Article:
At Beatty I stopped at The Beatty Club, a classic Nevada saloon with the bar along one side, a shuffleboard game along the opposite side and a pool table in the back. Dollar bills paper the walls and are beginning to blossom from the ceiling, which has a cluster of bras dangling near its center. It is the domain of Alpheus Bruton III, a former manager of the Furnace Creek Inn at Death Valley and a Beatty resident since 1992.

Dining Out in Fallon
Last month I asked for dining recommendations in Fallon. Ann Reynolds and family responded with a thumbs up for La Fiesta a half block west of Maine.Also, these suggestions from Rick Gray at the Fallon Convention Center:Visitors should try the Overland Hotel & Saloon built in 1908. It is on the Nevada Historic Registry and recently remodeled. George Machado is the owner and the restaurant serves great basque food. 125 E. Center (just east of Maine Street downtown), 775-423-2719.Also, the Sand Trap Restaurant & Lounge at the Fallon Golf Course has a new owner (Marsha Henry) and great food, 2655 Country Club Dr., 775-423-4616.For great stir fry, try The Wok, 255 S. Maine St.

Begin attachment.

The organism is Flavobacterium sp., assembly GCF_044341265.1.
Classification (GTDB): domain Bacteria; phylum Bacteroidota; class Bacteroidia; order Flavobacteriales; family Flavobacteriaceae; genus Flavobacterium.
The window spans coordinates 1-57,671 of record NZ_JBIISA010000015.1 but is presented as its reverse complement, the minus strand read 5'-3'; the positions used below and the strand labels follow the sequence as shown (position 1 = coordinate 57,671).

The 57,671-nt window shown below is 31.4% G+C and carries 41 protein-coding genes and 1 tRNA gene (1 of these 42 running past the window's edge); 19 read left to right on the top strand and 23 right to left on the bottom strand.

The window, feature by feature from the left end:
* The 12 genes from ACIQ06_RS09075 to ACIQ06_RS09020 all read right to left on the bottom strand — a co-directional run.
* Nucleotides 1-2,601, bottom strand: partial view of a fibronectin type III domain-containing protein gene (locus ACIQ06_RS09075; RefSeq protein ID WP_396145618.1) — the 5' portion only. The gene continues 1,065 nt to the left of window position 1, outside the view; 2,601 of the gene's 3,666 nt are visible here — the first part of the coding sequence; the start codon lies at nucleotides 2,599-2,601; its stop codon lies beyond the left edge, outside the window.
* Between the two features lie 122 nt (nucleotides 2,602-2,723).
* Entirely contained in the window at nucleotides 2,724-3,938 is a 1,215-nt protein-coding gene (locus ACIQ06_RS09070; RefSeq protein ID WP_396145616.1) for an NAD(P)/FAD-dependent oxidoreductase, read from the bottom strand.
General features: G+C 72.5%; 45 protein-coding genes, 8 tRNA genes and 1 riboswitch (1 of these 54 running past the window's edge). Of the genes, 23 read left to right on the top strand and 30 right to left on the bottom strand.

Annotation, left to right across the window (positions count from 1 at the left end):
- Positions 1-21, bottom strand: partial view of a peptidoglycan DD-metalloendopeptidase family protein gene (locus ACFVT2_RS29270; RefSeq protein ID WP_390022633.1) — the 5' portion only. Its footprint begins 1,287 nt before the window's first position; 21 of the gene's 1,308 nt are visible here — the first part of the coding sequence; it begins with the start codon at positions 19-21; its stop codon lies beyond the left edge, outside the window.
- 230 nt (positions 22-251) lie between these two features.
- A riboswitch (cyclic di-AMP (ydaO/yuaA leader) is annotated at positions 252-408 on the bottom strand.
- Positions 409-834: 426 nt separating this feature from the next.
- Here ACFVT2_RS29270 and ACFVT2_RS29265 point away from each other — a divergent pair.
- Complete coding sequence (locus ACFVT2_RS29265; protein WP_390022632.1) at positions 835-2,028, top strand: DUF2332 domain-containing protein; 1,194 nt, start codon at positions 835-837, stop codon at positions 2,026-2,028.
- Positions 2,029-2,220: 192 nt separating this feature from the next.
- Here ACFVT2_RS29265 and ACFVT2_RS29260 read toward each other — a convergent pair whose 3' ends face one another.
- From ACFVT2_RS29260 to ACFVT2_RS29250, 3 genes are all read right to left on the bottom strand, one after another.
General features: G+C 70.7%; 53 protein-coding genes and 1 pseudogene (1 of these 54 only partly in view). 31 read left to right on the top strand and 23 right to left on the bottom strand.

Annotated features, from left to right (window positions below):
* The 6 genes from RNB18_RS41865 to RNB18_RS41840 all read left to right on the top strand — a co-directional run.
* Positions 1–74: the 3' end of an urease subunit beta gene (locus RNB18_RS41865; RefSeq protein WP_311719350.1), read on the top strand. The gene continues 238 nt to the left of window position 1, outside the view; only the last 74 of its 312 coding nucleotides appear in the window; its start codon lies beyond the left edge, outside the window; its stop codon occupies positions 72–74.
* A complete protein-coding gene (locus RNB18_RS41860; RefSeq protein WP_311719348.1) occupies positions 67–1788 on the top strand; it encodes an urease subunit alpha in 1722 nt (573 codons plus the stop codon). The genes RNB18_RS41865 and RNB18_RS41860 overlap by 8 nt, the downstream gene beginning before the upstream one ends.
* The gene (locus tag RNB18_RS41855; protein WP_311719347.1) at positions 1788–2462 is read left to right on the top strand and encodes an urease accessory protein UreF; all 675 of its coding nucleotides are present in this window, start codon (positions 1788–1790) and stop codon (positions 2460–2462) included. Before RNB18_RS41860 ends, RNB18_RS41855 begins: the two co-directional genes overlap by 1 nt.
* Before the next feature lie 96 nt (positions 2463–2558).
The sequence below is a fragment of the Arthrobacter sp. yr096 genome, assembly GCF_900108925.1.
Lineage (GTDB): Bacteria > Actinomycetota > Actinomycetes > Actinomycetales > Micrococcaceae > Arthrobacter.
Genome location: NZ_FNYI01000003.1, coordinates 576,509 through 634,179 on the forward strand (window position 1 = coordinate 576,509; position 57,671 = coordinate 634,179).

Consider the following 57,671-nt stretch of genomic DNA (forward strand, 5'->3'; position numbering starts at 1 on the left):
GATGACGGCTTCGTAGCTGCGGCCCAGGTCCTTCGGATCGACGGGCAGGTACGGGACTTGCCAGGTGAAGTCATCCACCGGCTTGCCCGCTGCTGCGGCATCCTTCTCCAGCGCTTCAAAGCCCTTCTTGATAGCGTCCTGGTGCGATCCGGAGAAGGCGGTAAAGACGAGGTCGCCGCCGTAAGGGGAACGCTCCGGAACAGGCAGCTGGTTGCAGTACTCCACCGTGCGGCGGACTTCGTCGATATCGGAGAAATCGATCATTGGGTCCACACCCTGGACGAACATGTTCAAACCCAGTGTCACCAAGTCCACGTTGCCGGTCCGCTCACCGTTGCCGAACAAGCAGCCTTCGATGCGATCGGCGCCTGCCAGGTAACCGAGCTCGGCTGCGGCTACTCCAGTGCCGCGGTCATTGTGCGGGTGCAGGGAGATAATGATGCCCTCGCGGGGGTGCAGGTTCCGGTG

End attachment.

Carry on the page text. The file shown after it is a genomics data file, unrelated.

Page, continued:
Alpheus told me that Beatty was hurt badly when the mine closed in ’99, and then hurt worse by the attacks of September 11 as tourists, Europeans especially, cut back on travel. Still, there was an angel-faced Austrian girl in the crowd that night, elevating one of the local men to a state of bliss with her good looks and cute accent, so it hasn’t been a total bust.

The Stagecoach, Beatty